Sunday Status Update: January 28, 2018

Another week, and more new books!

Jana: This week went as planned: I read Vic James‘ Gilded Cage (and am very excited to be able to read the sequel, Tarnished City, in the coming week) and Melissa Albert’s The Hazel Wood (underwhelming) along with re-reading Kate Elliott‘s Night Flower and Court of Fives as I make my way through the COURT OF FIVES series to my brand-new copy of Buried Heart (such excitement!). I began reading David Mack‘s The Midnight Front, book one in a new series about good guys who summon demons to fight bad guys who summon demons; in this case, it’s a small coalition of people from Allied countries pitted again against the Thule Society, a real-life group of Nazis obsessed with the occult. So far it’s engaging and well-written, and I hope to have a review put together soon.

Marion: I finished Binti; the Night Masquerade Nnedi Okorafor’s triumphant conclusion to the Binti trilogy. I hope to have a review up soon. Now I’m conflicted; I want Tor to reissue all three in one omnibus volume… but I want all three of those beautiful covers. Sigh. What’s a reader to do?

I also read some short fiction in Clarkesworld and F&SF; and read my first Best Read of 2018, although is it not genre. Jesmyn Ward’s Sing, Unburied, Sing was a treasure; her prose is beautiful, concrete and elegant. Her rounded characters took me by the hand and led me through a frightening road trip, and I never doubted her for a minute. This is an emotionally harrowing read with an optimistic ending, characters I won’t forget, and a window into the truths of life for many people in this country right now – truths that I’ve  been sheltered from. Read up on it so you know what you’re getting – it’s a ghost story in the same way Toni Morrison’s Beloved is – and you’ll know if it’s a book for you.

Sandy: Moi? I am currently reading another novel by the great Stanley G. Weinbaum. I had previously hugely enjoyed The Best of Stanley G. Weinbaum and his novel The New Adam, and now am in the middle of his posthumous, postapocalyptic The Black Flame (1948), which I was fortunate enough to acquire in its original hardcover edition for only $6 or so! I hope to be able to get a review out for you all soon…

Terry: I finished The Dragonbone Chair by Tad Williams, and am eager to read the next in his OSTEN ARD trilogy, The Stone of Farewell.  I’m still reading Ken Follett’s The Pillars of the Earth, but expect to finish that this weekend. My palate cleanser novella is Houses of Ravicka, which is exceptionally weird, perhaps beyond my ability to like it; I’m not sure yet.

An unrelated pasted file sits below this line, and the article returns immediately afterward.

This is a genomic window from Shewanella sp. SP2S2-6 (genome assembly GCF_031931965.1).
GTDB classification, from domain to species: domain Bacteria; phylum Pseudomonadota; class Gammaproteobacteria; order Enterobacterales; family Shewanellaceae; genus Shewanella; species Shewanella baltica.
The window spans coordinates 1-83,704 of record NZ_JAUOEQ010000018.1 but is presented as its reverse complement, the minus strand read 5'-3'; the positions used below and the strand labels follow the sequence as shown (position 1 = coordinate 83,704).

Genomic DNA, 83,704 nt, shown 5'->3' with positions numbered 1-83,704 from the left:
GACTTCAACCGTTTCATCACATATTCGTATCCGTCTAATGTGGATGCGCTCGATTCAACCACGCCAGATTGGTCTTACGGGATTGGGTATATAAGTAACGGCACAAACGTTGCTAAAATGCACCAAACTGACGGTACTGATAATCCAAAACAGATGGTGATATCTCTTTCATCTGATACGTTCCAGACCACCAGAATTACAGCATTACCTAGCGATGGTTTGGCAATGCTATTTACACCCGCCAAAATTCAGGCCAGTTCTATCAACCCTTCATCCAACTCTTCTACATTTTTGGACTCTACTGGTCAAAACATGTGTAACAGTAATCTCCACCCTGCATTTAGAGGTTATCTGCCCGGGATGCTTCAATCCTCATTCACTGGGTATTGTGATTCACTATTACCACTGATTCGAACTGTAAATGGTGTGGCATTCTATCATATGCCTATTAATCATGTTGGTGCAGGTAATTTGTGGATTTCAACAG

Tim: This week, I started listening to Scythe by Neal Shusterman, which is interesting so far but beginning to make me fear a predictable ending. We’ll see how things turn out. Otherwise, I’ve been reading C.S. Friedman‘s Black Sun Rising in print, which has a fascinating world.

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TIM SCHEIDLER, who's been with us since June 2011, holds a Master's Degree in Popular Literature from Trinity College Dublin. Tim enjoys many authors, but particularly loves J.R.R. Tolkien, Robin Hobb, George R.R. Martin, Neil Gaiman, and Susanna Clarke. When he’s not reading, Tim enjoys traveling, playing music, writing in any shape or form, and pretending he's an athlete.

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  1. It seems like it should be weirder that the Thule Society was a real thing, yet somehow it fits right in with the Nazi worldview.

    • Yeah, it existed before the Nazis really came into power (and was instrumental in helping the Nazis become dominant in Germany) but overall they were a big ol’ bunch of loons. The plot of Raiders of the Lost Ark isn’t all that far-fetched, when you consider what the Thule Society was really up to.

      • Yes, reading about them was where I first heard of the name Wolfram (which I think is a variation on wolf-bird) some Teutonic knight who was probably mythical. Yes, loons indeed.

  2. Marion, I definitely agree with you that the Binti novellas should be released as an omnibus! Tor did it for Sarah Gailey’s two American Hippo novellas, so maybe we’ll get lucky with Okorafor’s trilogy. :)

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